Welcome to SewVeryEasy, my name is Laura. And let’s make a bed cozy. What is a bed cozy? Well, it’s something to wear in bed while you’re watching TV or reading. It sort of replaces that blanket that goes around your shoulders. The bonus is it leaves your arms free so you can have a snack while you’re watching TV or be able to turn pages without the blanket falling off of your shoulders. Let’s make it fun, elegant, and reversible. The fabric I’ve chosen is going to be this fun fur: A jaguar print and a llama print. They’re both very lightweight and they have a bit of a stretch to them so they’re going to be very very comfortable to wear. They’re going to move as you move. The bonus is they’re 100% polyester so you’re going to be able to wash them afterwards. This fabric is from Shannon Fabrics and I love it because it’s 60″ wide. You can start with 1 yard of each fabric up to 1½ yards. I’ll be able to explain that to you in a minute. If you do get a stretch knit, I would recommend a 75/11 needle and a good all-purpose thread that’s going to go with the both of them so the colors will hide really well in the fun fur. When you buy your fabric, you have the selvages running down one side and you have a fold on the other side. And this is the 60″ and that is going to equal from the arm to the arm, so it’s going to go across the shoulders. If this is the way it comes off the bolt, you want to fold it so that the selvages are going to be running together. So I have the one selvage this way and the other selvage is going to match the other side. When you have 60″ what’s going to happen is that is going to go from arm to arm and is going to be part of the jacket. So the length is going to be determined on how much you buy. So if you buy one yard, you’re going to end up with a jacket that comes to about here. A yard and a half—you can see it’s just a little bit longer. And both pieces of fabric you’re going to treat exactly the same way. What we need to do is find the center of the fabric. I’m going to show you on a piece of paper. It’ll be a lot easier to see. So you have the folded side and the selvage side. If you’re going to buy a yard you’ll get from here; if you’re going to get a yard and a half you’re going to get longer. Then you’ll be able to buy as long as you want. What you’re going to do is open this up and re-fold so that the selvages are touching each other. This area here is going to be the top part and your arms are going to come out of here. So the length here is how long you want it. So what we need to do is find the shoulder measurement and the center measurement. A lot of times you’re going to be able to see that fold on the fabric so it’s already going to be marked for you. You will just need to fold and mark that seam. When you open up your fabric you’re going to need a shoulder seam and the center seam. You need to choose one side for the back and one side for the front. So the selvages are running along this way. Along this center you’re going to need to cut one end straight, all the way to the end. When you fold it back, that is the area where the front of the jacket is going to become. We need to cut a neckline. In the description I’ve given you a neckline that you can use. You have your center front, and the cross line is that cross line right here. So when you put the pattern onto the fabric you’re going to be able to cut out a circle which is going to be the neckline. So to find that center line and that neckline, I have the selvages matching up on one side and the other so this is going to be the shoulder line. And in order to find that center, I don’t measure; I just take it and I’m going to fold it together. So I’m able to take and draw a line on one edge and that is going to be the front. I’m going to be able to just hold that fabric and mark that seam. At the top here is where the neck is going to go. I’m just going to use those fold lines and mark, so when it’s opened up I’m going to have that center fold and the shoulder marks. The raw edges are this way, the selvages are this way; this is going to be my shoulder line. I now can take my template and match up that × to the center. My shoulders are here, my back is this way, and this is going to be my front cut line. Then I can cut out that circle and I can cut one side, which is the front, all the way down. So the neckline is done. I have a neckline and the opening. So far we have the neckline cut out, that one cut that opens up to the front, and there’s that other fold. We have selvages and selvages. The next thing we need to do is figure out how wide we are going to want it, which means you want to make it comfortable for yourself. You’re only going to need half of your measurement. I’m going to put the tape measure around the largest part of my body and measure it. Then I’m going to be able to take half that measurement and I want to make sure I don’t go any smaller than that half measurement. 40″ is my measurement so I cannot go any smaller than 20″. That is going to be the measurement that’s going to fit the jacket to your body. Now to cut out the arm you’re going to take this, you’re going to place it on a fold, and you’re going to cut out a portion here so you’re going to create an arm and the body of the jacket. I’ll show you again on paper to start with. So this is what we have so far: We have the jacket opening, the selvages together, and the neckline. What we’re going to want to do is do the waist measurement here and the arm measurement. So you’re going to take that measurement and you’re going to mark a portion on the bottom. I know that I cannot go any less than 20″, so I might go 24″ or 25″. Center it out and find the mark. Because 24″ is a good measurement, I’m going to go 12″ over on one side; 12″ over from the other. That’s going to give me my 24″. The next is going to be this arm. The arm can range anywhere between 5″ down from the fold to 9″ down. How big you make this is how big your sleeve’s going to be. I’m going to go 8″ down. The fold is here; I’m going to go down 8″. Now I can just take this and I’m going to have a shape like this square, but I’m going to take the square and I’m just going to round it. This piece you’re going to cut off. You’re going to do the same to both sides. So I will have four large pieces that I can use for another project. This is how the jacket is going to look. Now it makes sense: You have the center front, the bottom of the jacket, your sleeves and the jacket is going to be opened up. Now let’s do this to the actual fabric. So here’s the front of the jacket. I’m going to do 24″ so I’m going to go from the center, over 12″. Now I need to do the arm. I’m going to go down 8″. I can draw lines going right up. My 12″ from my center; my 8″ down. And you can measure all the way. To make that curve I use a plate or, in this case, a charger. I can match up those lines and draw your curve. So you have your front and it comes into the top, which is the sleeve. Your shoulder is still up here. Once I have it drawn on one side, I take the fabric and I fold it in half so I cut all four layers together. So there we have the jacket. We have the neck front opening and you have your arms. This is the entire pattern. Once you have the one piece of fabric done, you’re going to lay it on top of the second piece of fabric and just cut them exactly the same. So I have the two fabrics together and I can just follow all of the lines that have already been done and cut out the second piece of fabric. So now I will have two identical pieces. This is all you’re going to need for the jacket. No additional fabric and no more cutting. The first thing we’re going to do is sew the arms. We need to take each individual piece, match up the seams and stitch just that curve. Do that to both sleeves and to both pieces. Right along this area where you have that circle shape you need to just do some little clips. That’s going to make that curve nicely towards the body. So right along that edge you’re just going to do some little snips, getting close to the threads but don’t cut the threads. Do that to all four sleeves. Now we’re going to put the jackets together and sew them as one complete unit. You need to have the rightsides matching, so take one and turn it rightside-out, and you’ll be able to slide it into the jacket. Now match up the seams that come down to the front, around the collar, and along the back. All but the sleeves. When you have them matched up, you just need to stitch them together and it’s going to be one continuous seam. So start in the back, go up to the front, around the collar, going back down to the front, and right to the bottom. So the seam is done all the way around. Right here at the curve of the neck you’re going to need to do those little snips just like you did around that circle of the arm. On the two corners just clip off a little bit of the extra fabric that’s sticking out right from that corner. Now you’re going to turn the jacket rightside-out by one sleeve. You’re going to literally pull one jacket out through that opening. Just take the sleeve and stick it inside the other sleeve. Both sleeves are together. Make sure that the sleeve inside is nice and straight and that it’s not twisted. and because the seam here was the selvage edge, it’s not going to fray. So you’ll be able to match up the seams and just do a row of topstitching to hold those two layers together. Do a row of topstitching all the way around the jacket. That’s going to give it a nice finish all the way along the edge. And the jacket is done. So the bed cozy is done. The sleeves are nice and long so you can roll them up. You get a little peekaboo from the other side. So if you want it cozy this way, it’s perfect. Or this way. It doesn’t matter which way you wear it; it’s going to be fine.That 8″ gave me a nice big sleeve so I have lots of room, and my own personal measurement made sure that I had it to the size that I wanted. One straight seam down the center, the neckline, and you’re done. No hand-stitching. It is a quick and easy project to make. I do hope you give it a try and as always Thank you for joining me today on SewVeryEasy. Feel free to subscribe and, as always, come on back. Let’s see what we’re sewing next time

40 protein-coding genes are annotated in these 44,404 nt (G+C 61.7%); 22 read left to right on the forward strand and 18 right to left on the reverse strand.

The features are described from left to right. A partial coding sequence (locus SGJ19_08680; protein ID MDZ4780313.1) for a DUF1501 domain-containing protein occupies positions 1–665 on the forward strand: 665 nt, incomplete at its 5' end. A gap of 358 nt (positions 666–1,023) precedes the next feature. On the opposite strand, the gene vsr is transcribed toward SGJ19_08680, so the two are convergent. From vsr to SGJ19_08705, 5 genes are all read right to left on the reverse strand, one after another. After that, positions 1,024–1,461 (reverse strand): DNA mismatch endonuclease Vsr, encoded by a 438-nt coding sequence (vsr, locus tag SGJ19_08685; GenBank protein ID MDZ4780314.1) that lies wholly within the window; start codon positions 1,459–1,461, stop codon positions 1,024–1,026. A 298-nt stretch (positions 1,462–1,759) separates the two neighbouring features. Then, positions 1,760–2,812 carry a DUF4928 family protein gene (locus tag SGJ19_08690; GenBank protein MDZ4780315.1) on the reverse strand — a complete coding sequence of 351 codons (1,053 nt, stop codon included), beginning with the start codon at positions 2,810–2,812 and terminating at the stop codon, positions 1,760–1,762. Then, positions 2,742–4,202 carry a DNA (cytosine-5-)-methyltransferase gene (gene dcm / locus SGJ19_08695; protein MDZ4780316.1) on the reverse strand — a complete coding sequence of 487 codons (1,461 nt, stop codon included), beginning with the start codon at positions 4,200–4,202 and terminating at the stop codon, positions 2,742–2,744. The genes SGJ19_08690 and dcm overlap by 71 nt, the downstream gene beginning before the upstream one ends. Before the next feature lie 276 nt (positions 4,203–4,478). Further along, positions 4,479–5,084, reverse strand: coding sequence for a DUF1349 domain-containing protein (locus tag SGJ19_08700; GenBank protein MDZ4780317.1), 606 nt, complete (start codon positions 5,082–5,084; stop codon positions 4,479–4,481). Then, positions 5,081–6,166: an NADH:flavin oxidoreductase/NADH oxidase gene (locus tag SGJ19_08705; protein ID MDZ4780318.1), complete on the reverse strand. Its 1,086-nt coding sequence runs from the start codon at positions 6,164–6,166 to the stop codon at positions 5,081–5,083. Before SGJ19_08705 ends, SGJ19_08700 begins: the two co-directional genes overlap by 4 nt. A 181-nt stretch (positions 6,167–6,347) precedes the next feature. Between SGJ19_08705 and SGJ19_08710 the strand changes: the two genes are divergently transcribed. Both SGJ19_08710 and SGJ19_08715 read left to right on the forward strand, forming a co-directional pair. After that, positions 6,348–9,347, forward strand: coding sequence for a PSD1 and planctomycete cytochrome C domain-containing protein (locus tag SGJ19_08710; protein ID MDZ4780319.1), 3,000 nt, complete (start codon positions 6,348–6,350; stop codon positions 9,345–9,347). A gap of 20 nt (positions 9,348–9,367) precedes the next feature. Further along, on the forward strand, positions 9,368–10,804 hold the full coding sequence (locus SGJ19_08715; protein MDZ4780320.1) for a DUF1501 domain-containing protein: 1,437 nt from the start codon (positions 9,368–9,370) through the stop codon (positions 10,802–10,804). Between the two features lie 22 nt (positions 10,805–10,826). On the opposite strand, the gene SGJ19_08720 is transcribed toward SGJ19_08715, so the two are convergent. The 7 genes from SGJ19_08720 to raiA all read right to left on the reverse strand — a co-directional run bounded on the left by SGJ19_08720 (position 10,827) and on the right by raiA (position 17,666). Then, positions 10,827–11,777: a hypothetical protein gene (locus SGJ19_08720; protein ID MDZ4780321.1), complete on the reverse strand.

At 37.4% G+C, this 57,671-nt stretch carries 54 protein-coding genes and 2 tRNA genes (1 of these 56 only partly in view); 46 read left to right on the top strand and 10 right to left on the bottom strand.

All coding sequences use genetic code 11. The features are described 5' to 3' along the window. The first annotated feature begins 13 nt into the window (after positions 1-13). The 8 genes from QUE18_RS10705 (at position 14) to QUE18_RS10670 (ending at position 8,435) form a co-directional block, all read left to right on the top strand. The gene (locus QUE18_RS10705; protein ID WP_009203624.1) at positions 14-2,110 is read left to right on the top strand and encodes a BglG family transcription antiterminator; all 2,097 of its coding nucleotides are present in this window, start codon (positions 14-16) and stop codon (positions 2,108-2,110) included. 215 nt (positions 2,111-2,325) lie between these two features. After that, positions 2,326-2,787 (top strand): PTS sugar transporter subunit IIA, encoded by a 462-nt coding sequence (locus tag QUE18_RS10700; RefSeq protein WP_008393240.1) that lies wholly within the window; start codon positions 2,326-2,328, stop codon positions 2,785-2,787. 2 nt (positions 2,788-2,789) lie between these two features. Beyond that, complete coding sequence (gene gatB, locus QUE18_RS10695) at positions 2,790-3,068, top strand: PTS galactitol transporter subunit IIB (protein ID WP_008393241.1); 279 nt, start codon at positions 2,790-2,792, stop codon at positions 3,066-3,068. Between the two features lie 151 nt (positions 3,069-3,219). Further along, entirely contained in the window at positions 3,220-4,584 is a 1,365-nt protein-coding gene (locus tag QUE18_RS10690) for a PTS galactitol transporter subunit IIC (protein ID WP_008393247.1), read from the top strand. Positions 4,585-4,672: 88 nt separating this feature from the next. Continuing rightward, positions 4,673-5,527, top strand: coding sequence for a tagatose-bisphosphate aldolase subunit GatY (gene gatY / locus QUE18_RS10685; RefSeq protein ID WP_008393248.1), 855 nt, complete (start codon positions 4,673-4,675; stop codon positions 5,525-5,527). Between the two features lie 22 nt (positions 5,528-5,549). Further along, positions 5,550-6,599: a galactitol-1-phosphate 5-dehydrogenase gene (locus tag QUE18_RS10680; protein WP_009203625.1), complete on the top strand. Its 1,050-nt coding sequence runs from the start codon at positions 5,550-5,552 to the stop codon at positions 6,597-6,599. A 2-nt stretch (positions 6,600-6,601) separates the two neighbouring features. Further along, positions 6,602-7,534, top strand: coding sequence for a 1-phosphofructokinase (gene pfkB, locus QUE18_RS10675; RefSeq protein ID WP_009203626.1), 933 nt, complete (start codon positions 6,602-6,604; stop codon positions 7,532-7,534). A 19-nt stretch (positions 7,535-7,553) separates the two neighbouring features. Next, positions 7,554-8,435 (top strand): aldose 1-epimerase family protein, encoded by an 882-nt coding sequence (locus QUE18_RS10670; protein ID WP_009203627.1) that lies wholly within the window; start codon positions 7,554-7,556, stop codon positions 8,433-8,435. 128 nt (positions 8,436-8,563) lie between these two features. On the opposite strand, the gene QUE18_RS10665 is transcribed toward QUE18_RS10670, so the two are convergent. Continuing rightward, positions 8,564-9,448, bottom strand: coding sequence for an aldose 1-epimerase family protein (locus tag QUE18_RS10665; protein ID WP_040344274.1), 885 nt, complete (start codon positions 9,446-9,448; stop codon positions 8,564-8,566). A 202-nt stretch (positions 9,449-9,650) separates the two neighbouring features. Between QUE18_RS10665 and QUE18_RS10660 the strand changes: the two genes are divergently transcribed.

in the sewing room. Bye for now!